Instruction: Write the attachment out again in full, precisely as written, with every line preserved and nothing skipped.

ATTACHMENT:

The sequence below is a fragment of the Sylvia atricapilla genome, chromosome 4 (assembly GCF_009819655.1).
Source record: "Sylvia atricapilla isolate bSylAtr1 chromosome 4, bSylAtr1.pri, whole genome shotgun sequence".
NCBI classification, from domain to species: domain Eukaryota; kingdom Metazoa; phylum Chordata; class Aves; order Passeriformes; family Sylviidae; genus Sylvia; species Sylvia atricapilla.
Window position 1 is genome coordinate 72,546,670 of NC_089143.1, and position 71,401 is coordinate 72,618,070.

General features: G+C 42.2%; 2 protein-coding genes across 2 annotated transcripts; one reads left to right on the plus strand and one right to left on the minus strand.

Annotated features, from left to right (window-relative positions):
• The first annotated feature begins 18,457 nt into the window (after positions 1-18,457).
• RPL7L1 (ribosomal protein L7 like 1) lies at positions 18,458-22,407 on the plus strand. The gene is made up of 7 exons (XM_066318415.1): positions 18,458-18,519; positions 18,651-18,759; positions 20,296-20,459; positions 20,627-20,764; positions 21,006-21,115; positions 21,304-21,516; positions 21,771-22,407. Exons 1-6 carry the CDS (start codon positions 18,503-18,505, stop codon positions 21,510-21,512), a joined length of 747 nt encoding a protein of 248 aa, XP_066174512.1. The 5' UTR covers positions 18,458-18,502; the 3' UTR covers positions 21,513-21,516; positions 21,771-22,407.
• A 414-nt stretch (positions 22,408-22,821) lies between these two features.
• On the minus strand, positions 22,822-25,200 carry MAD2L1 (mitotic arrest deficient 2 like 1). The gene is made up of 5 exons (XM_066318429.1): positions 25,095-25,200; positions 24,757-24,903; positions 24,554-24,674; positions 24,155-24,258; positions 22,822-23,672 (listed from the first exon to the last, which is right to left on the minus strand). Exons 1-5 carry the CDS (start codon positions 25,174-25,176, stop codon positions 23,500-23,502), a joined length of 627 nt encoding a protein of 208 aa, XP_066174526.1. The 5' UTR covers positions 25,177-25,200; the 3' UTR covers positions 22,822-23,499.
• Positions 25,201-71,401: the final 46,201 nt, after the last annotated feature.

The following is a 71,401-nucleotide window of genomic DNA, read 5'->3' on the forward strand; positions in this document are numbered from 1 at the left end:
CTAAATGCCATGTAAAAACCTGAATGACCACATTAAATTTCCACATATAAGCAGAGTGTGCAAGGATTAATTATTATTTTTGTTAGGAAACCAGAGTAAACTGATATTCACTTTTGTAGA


The sequence below is a fragment of the Sylvia atricapilla genome, chromosome 4 (assembly GCF_009819655.1).
Source record: "Sylvia atricapilla isolate bSylAtr1 chromosome 4, bSylAtr1.pri, whole genome shotgun sequence".
NCBI classification, from domain to species: domain Eukaryota; kingdom Metazoa; phylum Chordata; class Aves; order Passeriformes; family Sylviidae; genus Sylvia; species Sylvia atricapilla.
Window position 1 is genome coordinate 72,546,670 of NC_089143.1, and position 71,401 is coordinate 72,618,070.

General features: G+C 42.2%; 2 protein-coding genes across 2 annotated transcripts; one reads left to right on the plus strand and one right to left on the minus strand.

Annotated features, from left to right (window-relative positions):
• The first annotated feature begins 18,457 nt into the window (after positions 1-18,457).
• RPL7L1 (ribosomal protein L7 like 1) lies at positions 18,458-22,407 on the plus strand. The gene is made up of 7 exons (XM_066318415.1): positions 18,458-18,519; positions 18,651-18,759; positions 20,296-20,459; positions 20,627-20,764; positions 21,006-21,115; positions 21,304-21,516; positions 21,771-22,407. Exons 1-6 carry the CDS (start codon positions 18,503-18,505, stop codon positions 21,510-21,512), a joined length of 747 nt encoding a protein of 248 aa, XP_066174512.1. The 5' UTR covers positions 18,458-18,502; the 3' UTR covers positions 21,513-21,516; positions 21,771-22,407.
• A 414-nt stretch (positions 22,408-22,821) lies between these two features.
• On the minus strand, positions 22,822-25,200 carry MAD2L1 (mitotic arrest deficient 2 like 1). The gene is made up of 5 exons (XM_066318429.1): positions 25,095-25,200; positions 24,757-24,903; positions 24,554-24,674; positions 24,155-24,258; positions 22,822-23,672 (listed from the first exon to the last, which is right to left on the minus strand). Exons 1-5 carry the CDS (start codon positions 25,174-25,176, stop codon positions 23,500-23,502), a joined length of 627 nt encoding a protein of 208 aa, XP_066174526.1. The 5' UTR covers positions 25,177-25,200; the 3' UTR covers positions 22,822-23,499.
• Positions 25,201-71,401: the final 46,201 nt, after the last annotated feature.

The following is a 71,401-nucleotide window of genomic DNA, read 5'->3' on the forward strand; positions in this document are numbered from 1 at the left end:
CTAAATGCCATGTAAAAACCTGAATGACCACATTAAATTTCCACATATAAGCAGAGTGTGCAAGGATTAATTATTATTTTTGTTAGGAAACCAGAGTAAACTGATATTCACTTTTGTAGA